NTN: JE Fishman interviewed


In September last year, JE Fishman published his first book, a science thriller called Primacy, and this September saw the release of his first mystery, Cadaver Blues. It’s about Phuoc Goldberg, a debt man who finds himself in over his head. You can read our review of Cadaver Blues here, as part of New Talent November. A former editor and New York literary agent, Fishman brings a distinctive well of experience to his writing and he was kind enough to answer a few questions for us here at Crime Fiction Lover.

Your new book, Cadaver Blues, just came out and features debt negotiator Phu Goldberg. What was your inspiration for the character?
The detective, like the novelist, is always something of an outsider. I thought it would be fun to take this toward an extreme by making him an ethnic Vietnamese raised by Jewish socialists – someone who is easily misunderstood and whose identity is all mixed up, which feeds his cynicism. Then I took it a step further by having him sort of get dragged into being a detective, rather than setting out to be one.

Cadaver Blues started out as a serial. Did you ever think it would develop into a series of its own?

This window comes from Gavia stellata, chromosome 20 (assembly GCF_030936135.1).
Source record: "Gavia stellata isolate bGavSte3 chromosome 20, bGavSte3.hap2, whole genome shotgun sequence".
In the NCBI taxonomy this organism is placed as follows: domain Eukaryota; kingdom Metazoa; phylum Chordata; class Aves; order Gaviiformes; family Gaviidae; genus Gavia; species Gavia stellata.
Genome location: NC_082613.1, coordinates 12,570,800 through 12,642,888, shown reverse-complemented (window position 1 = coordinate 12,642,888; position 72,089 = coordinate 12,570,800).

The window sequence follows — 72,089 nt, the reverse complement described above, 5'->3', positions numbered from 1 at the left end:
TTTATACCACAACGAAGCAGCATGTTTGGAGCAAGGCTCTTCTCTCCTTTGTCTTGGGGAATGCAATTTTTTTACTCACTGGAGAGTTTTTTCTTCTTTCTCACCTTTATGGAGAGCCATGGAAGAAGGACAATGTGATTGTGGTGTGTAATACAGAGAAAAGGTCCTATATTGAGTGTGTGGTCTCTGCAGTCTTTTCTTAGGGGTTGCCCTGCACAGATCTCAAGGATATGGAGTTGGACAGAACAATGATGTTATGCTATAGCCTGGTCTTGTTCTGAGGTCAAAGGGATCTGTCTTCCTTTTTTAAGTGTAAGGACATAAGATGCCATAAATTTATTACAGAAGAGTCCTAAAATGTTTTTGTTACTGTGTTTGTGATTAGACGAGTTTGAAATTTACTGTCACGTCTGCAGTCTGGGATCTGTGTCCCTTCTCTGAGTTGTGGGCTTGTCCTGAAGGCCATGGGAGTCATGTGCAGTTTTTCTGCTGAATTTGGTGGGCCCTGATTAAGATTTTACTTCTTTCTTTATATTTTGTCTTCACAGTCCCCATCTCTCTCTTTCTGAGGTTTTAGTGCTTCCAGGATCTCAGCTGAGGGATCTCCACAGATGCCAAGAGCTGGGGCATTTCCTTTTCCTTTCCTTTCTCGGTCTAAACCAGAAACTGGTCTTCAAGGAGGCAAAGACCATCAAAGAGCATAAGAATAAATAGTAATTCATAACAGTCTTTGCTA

I didn’t plan things that far ahead, but people seem to want series characters nowadays and I enjoyed creating Phu’s voice, so I’m happy to oblige.

Phu is a tough nut to crack, but he does have a good heart, and it shows through, sometimes when he doesn’t want it to. What’s one of your favorite things about writing about Phu Goldberg?
Exactly what you touch upon. He has this self-protective shell that at first leads him to make all the wrong assumptions about people – and about himself. Like all of us, he behaves hypocritically at times, but he makes the right decisions in the end. Also, I love the wisecracking.

Will you give us a little teaser about the next novel, Ruby Red Dead?
Phu gets a visit from a sleazy guy who works in a morgue. The guy found a giant ruby in the crematorium oven and he says he’s looking for its rightful owner.

What are some of your biggest literary influences?
It’s not what you’d expect. I’ve read many mystery and thriller writers, of course, but when I write I have in my ear the big literary crossover writers like Saul Bellow, Norman Mailer, and Philip Roth – dead or retired exuberant Jewish white men. Not that I claim to write like any of those guys.

What are you reading now?
I recently finished Gone Girl by Gillian Flynn, I’m about to finish Helpless by Daniel Palmer, and I’ve just begun Serial by John Lutz. In non-fiction, I just finished Unbroken by Laura Hillenbrand and I’m in the midst of a biography of St Francis of Assisi.

What’s next for you?
I have a stand-alone financial thriller coming out early next year, The Dark Pool. After that I hope to launch a unique series of police procedurals. Also rolling up my sleeves soon on Ruby Red Dead.

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